Using the iPad and iPod Touch: Parental Controls Explained

By Jonathan Wylie

 

Apple’s mobile computing options are an intuitive way for kids to explore the digital age. However, it is important to set limits. The iPhone, iPad and iPod Touch parental controls do just that. Here’s how they work.

Click the Settings button, select General, and then click on Restrictions. By More »

Pets in the Classroom Program Sets Goal of Reaching 1 Million Children

The Pet Care Trust announced that they have targeted reaching 1 million children in 30,000 classrooms across North America through their popular Pets in the Classroom (http://www.petsintheclassroom.org) grants program. The program, established by the Pet Care Trust in 2009, provides grants of $100-$150 to purchase or adopt More »

Posted in News on April 25th, 2011 | Permalink | Comments »
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Experience with Abuse Leads to Book and Career

Diane Davis knows what domestic violence is. Terrified as a child when her parents fought, she hid herself and her younger brother and sister in a bathroom or closet.

Like many from violent homes, Davis ended up in a marriage that turned abusive. These grim experiences brought her More »

Money Management for Kids

Learning to spend cash is a skill diminishing in importance. As people add more non-cash ways to spend money, they never entirely replace previous methods. This creates a broader knowledge base and extends the learning curve for today’s children. Walnut Row unveiled its completely redesigned website, www.walnutrow.com, More »
Posted in Book Review on April 25th, 2011 | Permalink | 1 Comment »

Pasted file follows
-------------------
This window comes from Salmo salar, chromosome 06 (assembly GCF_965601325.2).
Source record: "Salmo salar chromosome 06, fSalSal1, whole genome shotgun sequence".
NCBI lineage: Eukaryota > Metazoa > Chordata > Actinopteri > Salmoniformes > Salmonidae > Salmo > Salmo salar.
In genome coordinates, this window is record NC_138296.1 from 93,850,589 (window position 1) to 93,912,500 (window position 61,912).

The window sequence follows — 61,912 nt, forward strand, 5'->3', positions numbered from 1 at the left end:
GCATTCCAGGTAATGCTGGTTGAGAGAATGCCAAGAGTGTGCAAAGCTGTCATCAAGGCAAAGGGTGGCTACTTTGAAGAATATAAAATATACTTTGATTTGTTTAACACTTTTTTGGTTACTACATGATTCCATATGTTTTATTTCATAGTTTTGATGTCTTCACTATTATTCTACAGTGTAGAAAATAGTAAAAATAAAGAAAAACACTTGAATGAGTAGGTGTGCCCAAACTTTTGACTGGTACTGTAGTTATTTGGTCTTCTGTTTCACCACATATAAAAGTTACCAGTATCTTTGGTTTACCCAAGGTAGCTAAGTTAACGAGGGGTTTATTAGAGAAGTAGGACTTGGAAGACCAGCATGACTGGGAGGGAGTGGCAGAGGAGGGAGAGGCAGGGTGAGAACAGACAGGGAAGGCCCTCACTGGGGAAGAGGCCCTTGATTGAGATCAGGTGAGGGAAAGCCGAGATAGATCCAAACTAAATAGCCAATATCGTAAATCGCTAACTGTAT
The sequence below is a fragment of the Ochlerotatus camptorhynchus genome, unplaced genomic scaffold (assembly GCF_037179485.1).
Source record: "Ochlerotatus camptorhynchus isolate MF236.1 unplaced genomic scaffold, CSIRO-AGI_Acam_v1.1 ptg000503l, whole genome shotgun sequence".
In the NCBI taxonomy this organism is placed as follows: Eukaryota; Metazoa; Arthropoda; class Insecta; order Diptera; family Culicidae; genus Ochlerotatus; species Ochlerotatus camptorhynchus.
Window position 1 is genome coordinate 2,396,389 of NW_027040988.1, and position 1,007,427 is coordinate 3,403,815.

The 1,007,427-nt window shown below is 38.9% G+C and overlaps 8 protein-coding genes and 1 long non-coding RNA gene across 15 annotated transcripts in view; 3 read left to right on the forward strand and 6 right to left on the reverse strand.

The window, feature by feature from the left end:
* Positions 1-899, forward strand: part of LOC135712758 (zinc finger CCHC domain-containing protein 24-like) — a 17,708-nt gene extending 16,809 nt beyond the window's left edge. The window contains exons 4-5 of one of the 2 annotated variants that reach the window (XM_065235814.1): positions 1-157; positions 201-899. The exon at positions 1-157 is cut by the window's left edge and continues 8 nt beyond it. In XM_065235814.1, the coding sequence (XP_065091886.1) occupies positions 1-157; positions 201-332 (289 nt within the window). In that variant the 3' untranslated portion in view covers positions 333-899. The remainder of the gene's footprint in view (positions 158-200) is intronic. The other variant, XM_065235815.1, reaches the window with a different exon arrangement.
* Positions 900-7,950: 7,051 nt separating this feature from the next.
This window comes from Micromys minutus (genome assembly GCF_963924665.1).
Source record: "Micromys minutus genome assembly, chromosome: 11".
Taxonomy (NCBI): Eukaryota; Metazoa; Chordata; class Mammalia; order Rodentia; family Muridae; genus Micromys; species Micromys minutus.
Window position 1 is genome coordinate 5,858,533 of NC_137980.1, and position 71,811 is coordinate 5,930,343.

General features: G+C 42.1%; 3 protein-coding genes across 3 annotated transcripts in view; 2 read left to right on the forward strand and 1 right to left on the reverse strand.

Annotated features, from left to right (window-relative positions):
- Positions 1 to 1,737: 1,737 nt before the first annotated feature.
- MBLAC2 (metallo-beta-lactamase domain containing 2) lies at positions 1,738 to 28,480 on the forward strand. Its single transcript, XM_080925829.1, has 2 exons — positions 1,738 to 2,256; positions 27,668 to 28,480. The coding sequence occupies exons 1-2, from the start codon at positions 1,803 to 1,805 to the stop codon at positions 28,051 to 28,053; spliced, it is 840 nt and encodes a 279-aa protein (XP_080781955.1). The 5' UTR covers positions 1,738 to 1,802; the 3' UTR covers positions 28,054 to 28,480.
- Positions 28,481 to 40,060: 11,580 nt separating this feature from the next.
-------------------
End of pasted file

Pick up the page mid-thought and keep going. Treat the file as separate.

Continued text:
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Literacy for Logically-Minded Students

A New Book, “Uncovering the Logic of English,” Endorsed by Temple Grandin & Dr. Reid Lyon, Reveals Answers to Teaching Reading More Effectively

 

The new book, “Uncovering the Logic of English: A Common-Sense Solution to America’s Literacy Crisis” demonstrates how current reading methods may be ineffective for teaching our future engineers More »

Surviving Summer

By Gina Badalaty

Last summer was the worst.  I was cooped up at home with an autistic 4 year old and a high energy 7-year old.  It was the first year that my older daughter did not have any kind of summer school activity since she was three, and my little More »

Posted in Kids with Special Needs on April 22nd, 2011 | Permalink | Comments »
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Bullying and the School’s Responsibility

By  Renee Bogacz

 

It is natural for parents to want to protect their children from bullies, and it is natural for parents to want their children’s school to address bullying when it happens.  But what can schools really do about bullying, and what can parents do to help the schools help More »

Posted in Bullying on April 21st, 2011 | Permalink | Comments »
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Review: “The Bully, the Bullied, and the Bystander”, by Barbara Coloroso

By Gina Badalaty

What can you say about a book whose opening is a poignant poem written by a 13 year old boy as a suicide note?  This had me in tears, and took me back to uncomfortable memories of high school, a time I don’t want to remember.  If bullying More »

Is it Bullying or Just Teasing?

By Renee Bogacz

As a teacher, I often have students tell me they are being bullied. Parents will also email me and my colleagues alerting us to bullying. The term “bullying” has come to be commonly thought of as any mean or unkind behavior exhibited toward another person. More »

Posted in Bullying on April 14th, 2011 | Permalink | Comments »
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Five W’s and an H: Cyberbullying

By Renee Bogacz

 

Gone are the days of what adults think of as bullying: the boy on the playground threatening to beat up someone for lunch money.  Nowadays, bullying comes in a more insidious form that has coined its own genre – cyberbullying.  According to the Cyberbullying Research Center cyberbullying More »

Posted in Bullying on April 11th, 2011 | Permalink | 1 Comment »
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